Airports, like hospitals, are some of the busiest locations in crowded cities. Both are places that carry mixed emotions and people, usually at all hours of the day. They have to be service-oriented; they are expected to deliver. The city, like a living organism, functions on the dependability of these structures (socially and economically). That is why airports have often been ideal targets for terrorism tactics across the world (Madrid-Barajas Airport 2006; Domodedovo Airport, Moscow, 2011; Bacha Khan Airport, Peshawar 2012).
The attack on the Jinnah International Airport, Karachi claimed by the TTP, on Sunday night was planned, perhaps months ahead, keeping the above in mind. The idea was to bring one of the most strategically chosen targets to its knees; it was to show that Karachi’s busiest location was capable of being penetrated and paused. It was theatrical – as terrorist attacks often are. It didn’t demand media attention; it seized it forcefully, in Pakistan and abroad. Like the Mumbai 26/11 attacks, they were a demonstration of strategic reconnaissance and coordination. It was a reminder to the international community about the weaknesses of the Pakistani state and intelligence. It was a gross depiction of the militant’s strength in Pakistan’s largest and most populated urban centre.
The objective of the attack was not to come out of it alive; the terrorists knew they would be outnumbered by security forces within minutes. The response of the security forces was swift and is commendable; the lives lost by ASF officers, police, Rangers, PIA engineers and CAA employees must not be forgotten. But the ability of the terrorists to hold siege, conduct a fidayeen-style attack, coupled with their guerrilla tactics, was symbolic and unfortunately it has overshadowed the efforts of our security forces.
And just in case the messages had not been received, a group of armed terrorists fired at the ASF Academy barely two days after the Jinnah Airport attack. According to initial reports, TTP’s Omar Khorasani has claimed responsibility for this attack. Whoever, till this point, had denied the presence of the TTP in Karachi, should be reconsidering his or her opinion now. Despite the ceasefire between the Pakistani government and the Taliban since March this year, the city has witnessed bouts of terroristic violence including a suicide attack on police officer Shafiq Tanoli, as well as an IED blast in Delhi colony (although reports have claimed LeJ was involved in this attack on a bus carrying Shia mosque-goers) in April.
Outside Karachi, Islamabad witnessed an attack on its courthouse on 3rd of March, which was apparently claimed by Ahrar-ul-Hind, which happens to be a splinter faction of the TTP. Interestingly, the same TTP splinter group claimed responsibility for the attacks in Peshawar and Quetta a few days later (on March 14). Most recently, a Taliban suicide bomber targeted a military checkpoint in Boya, North Waziristan. According to the TTP, the attacks in North Waziristan and Karachi airport were in response to military operations in the North being conducted by the Pakistani army.
If TTP-affiliated attacks are in fact retaliatory, then a concerning trend seems to emerge: Pakistan’s military operations against terrorists do not bring the country and its people to a standstill overall; the TTP do. The latter has maintained its capabilities of terrorizing an entire populace, and Pakistan needs not another reason to engage them with force.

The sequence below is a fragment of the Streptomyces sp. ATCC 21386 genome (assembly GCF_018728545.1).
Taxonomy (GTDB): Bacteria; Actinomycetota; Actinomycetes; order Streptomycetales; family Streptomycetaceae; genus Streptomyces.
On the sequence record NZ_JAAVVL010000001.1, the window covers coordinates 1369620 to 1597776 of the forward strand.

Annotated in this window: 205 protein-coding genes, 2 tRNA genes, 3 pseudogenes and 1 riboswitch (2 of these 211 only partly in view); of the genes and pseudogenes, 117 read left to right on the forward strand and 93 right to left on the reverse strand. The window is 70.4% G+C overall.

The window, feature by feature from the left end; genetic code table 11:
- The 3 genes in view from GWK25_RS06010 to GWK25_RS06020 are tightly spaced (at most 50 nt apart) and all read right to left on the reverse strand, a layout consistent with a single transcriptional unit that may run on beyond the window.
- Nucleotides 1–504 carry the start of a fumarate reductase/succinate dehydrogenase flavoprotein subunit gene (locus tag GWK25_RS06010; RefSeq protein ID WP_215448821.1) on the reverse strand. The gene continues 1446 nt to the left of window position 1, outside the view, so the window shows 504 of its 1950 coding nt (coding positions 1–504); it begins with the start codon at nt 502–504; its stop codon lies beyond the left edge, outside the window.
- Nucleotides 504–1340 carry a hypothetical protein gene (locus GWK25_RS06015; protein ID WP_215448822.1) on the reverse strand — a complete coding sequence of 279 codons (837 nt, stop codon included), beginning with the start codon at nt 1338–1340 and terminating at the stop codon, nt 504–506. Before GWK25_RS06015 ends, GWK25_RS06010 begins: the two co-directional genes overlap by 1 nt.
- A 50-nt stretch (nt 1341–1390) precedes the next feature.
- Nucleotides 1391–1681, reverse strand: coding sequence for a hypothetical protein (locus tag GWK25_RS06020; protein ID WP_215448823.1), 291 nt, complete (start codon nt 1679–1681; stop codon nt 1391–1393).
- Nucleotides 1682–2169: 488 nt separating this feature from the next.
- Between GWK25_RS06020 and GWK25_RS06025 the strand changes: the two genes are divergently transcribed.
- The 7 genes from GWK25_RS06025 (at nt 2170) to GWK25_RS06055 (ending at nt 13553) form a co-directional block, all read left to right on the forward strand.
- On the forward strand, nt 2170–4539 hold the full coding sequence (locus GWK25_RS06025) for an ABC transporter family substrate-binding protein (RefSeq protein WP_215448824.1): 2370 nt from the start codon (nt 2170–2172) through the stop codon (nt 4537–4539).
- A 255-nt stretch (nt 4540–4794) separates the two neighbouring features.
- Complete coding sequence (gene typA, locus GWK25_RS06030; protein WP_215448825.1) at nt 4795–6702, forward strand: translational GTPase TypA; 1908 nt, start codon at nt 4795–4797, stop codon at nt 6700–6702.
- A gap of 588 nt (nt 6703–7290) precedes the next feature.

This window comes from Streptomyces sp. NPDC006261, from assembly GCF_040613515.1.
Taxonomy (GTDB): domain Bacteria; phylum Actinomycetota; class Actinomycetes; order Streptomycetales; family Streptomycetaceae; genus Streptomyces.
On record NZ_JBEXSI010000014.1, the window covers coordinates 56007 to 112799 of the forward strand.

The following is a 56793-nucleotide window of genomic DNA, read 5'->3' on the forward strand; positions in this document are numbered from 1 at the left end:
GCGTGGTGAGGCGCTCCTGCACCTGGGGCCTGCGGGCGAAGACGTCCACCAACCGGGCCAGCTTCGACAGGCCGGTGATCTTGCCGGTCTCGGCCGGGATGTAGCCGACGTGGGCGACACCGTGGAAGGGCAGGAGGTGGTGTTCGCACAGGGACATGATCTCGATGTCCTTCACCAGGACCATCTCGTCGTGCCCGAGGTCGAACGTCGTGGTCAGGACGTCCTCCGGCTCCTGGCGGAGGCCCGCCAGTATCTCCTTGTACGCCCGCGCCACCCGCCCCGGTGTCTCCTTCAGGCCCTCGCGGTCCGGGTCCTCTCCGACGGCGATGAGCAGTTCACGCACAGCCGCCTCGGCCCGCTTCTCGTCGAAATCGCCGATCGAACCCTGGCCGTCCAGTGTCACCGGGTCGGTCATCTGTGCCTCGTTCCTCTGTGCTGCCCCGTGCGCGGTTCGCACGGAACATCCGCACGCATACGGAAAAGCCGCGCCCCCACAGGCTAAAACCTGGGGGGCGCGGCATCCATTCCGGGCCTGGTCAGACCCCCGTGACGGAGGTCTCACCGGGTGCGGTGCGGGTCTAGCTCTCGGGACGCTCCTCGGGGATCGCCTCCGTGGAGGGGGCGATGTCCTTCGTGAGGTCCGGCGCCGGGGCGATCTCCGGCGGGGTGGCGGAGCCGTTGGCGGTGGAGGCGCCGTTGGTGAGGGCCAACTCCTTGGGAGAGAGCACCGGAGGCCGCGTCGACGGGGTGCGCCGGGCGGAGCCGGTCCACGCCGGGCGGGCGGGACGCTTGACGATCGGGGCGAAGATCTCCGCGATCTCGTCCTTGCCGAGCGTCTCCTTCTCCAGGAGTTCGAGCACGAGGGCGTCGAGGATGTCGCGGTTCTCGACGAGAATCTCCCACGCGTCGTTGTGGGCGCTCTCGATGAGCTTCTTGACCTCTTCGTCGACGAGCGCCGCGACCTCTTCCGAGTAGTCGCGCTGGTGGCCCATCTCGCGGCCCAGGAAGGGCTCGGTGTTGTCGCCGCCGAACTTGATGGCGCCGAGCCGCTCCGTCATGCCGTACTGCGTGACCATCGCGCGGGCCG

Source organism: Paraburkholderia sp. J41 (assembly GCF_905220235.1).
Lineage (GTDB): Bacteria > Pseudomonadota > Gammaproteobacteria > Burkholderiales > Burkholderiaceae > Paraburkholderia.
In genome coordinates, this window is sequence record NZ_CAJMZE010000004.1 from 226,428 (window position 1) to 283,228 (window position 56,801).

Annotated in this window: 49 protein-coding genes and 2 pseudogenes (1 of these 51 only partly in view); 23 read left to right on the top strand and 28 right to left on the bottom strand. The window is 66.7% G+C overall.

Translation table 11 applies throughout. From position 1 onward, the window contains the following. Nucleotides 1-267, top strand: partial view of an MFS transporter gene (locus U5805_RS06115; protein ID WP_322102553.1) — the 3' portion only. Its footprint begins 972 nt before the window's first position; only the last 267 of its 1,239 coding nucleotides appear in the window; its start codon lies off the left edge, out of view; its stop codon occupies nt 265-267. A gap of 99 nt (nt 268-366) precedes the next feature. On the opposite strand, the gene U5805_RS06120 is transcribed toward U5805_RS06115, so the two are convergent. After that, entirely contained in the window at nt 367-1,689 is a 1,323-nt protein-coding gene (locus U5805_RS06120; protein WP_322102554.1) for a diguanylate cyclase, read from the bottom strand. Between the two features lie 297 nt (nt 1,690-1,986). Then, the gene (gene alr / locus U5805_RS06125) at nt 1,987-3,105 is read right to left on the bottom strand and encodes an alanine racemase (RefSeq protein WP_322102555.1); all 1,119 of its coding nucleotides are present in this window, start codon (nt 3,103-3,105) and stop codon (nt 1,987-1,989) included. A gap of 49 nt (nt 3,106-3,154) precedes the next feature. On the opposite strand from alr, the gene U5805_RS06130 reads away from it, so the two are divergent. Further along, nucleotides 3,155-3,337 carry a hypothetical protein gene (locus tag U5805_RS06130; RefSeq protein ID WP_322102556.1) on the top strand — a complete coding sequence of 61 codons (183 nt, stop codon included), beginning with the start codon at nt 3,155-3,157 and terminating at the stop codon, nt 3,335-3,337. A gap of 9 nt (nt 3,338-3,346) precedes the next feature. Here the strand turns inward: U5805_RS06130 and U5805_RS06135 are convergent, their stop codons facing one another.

It is understood now, that the Karachi operation, led by the police and Rangers, has gone quiet. It did not have the ability of dismantling or dislocating TTP militants from Karachi. Unfortunately, our state forces are now dealing with the problem of urban warfare (conflicts are moving from villages and mountains to cities) and the phenomenon of the urban jihad.
The weaknesses of the institutions of our state seem particularly grave ahead of the upcoming US-NATO withdrawal from Afghanistan. The future of Pakistan rests on how the security and stability of Afghanistan is maintained. Any conflict that breaks down, as is looking increasingly likely, across Pakistan’s borders, will have all the likelihood of trickling down into our territories that may no longer restrict themselves to the tribal areas, but intensify further within the cities.
These are new, unconventional means of war today and Pakistan must devise tactics and response measures accordingly. We need to strengthen our state security apparatus including police and rangers, and perhaps stop demoralizing them, as they are the first responders. We can no longer rely upon peace talks and negotiations.
What audacity did the Pakistani Taliban have to unilaterally decide the end the ceasefire because their demands had not been met? Was that public statement not our state’s prerogative? It is time we realize the need to stop negotiating with those who have no desire to lay down arms or budge from their unreasonable demands. There is a further need to carefully analyze whether a controlled ceasefire with other groups may be capable of breach later in the day. More importantly, the state must also devise a plan of action against sectarian organizations (including the LeJ, and the recently notorious Jaish-ul-Islam that was behind the Taftan attack in Balochistan earlier this month) and foresee the threat that arises from appeasing selected groups. If Pakistan wants to wage an all-out war against terrorists in Pakistan, the time is now.
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